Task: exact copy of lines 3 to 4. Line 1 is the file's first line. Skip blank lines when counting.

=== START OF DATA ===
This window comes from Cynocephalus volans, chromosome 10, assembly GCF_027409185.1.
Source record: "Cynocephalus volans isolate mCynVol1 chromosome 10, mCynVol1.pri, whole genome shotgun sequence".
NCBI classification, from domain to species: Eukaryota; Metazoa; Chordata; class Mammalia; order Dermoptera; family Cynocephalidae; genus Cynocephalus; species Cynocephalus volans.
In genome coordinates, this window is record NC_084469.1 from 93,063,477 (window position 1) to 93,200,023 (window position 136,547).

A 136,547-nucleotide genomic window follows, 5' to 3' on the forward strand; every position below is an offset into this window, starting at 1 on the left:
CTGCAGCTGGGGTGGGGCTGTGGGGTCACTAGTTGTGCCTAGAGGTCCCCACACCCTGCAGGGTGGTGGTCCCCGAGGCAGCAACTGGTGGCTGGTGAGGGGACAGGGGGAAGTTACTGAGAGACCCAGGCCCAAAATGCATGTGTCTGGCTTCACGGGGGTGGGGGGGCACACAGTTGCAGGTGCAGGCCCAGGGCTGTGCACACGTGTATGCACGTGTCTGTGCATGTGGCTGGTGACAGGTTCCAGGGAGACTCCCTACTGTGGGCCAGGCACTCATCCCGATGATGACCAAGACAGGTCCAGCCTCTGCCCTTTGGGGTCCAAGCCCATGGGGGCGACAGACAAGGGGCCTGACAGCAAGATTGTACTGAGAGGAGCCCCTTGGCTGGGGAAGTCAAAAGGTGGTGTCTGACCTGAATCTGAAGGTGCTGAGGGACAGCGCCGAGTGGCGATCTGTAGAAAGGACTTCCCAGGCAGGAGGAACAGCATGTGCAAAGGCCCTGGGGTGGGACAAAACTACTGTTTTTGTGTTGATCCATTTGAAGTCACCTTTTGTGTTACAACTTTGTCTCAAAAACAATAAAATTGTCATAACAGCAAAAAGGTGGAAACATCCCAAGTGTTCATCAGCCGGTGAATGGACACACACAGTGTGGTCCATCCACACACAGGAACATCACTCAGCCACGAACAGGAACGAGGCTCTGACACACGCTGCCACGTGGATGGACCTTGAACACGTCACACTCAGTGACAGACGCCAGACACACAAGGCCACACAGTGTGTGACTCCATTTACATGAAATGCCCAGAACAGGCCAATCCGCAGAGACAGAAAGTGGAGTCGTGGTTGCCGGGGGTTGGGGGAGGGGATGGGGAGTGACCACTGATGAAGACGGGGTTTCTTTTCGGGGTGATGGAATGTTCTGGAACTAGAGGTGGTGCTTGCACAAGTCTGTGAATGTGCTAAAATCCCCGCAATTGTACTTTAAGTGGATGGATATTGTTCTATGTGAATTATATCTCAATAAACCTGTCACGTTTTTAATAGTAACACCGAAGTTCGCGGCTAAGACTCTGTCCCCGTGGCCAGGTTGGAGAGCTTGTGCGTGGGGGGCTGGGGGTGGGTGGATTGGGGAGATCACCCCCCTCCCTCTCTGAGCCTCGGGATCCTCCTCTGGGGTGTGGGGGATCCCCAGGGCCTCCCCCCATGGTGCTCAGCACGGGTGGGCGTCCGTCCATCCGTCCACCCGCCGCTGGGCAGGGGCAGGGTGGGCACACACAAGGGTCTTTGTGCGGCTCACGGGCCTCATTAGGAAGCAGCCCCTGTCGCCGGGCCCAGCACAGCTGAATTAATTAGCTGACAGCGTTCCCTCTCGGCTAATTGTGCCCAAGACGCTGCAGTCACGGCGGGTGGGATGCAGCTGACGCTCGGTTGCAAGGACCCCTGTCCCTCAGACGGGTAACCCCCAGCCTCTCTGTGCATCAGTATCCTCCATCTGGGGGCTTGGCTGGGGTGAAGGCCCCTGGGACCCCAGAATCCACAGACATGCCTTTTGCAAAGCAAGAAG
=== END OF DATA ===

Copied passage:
NCBI classification, from domain to species: Eukaryota; Metazoa; Chordata; class Mammalia; order Dermoptera; family Cynocephalidae; genus Cynocephalus; species Cynocephalus volans.
In genome coordinates, this window is record NC_084469.1 from 93,063,477 (window position 1) to 93,200,023 (window position 136,547).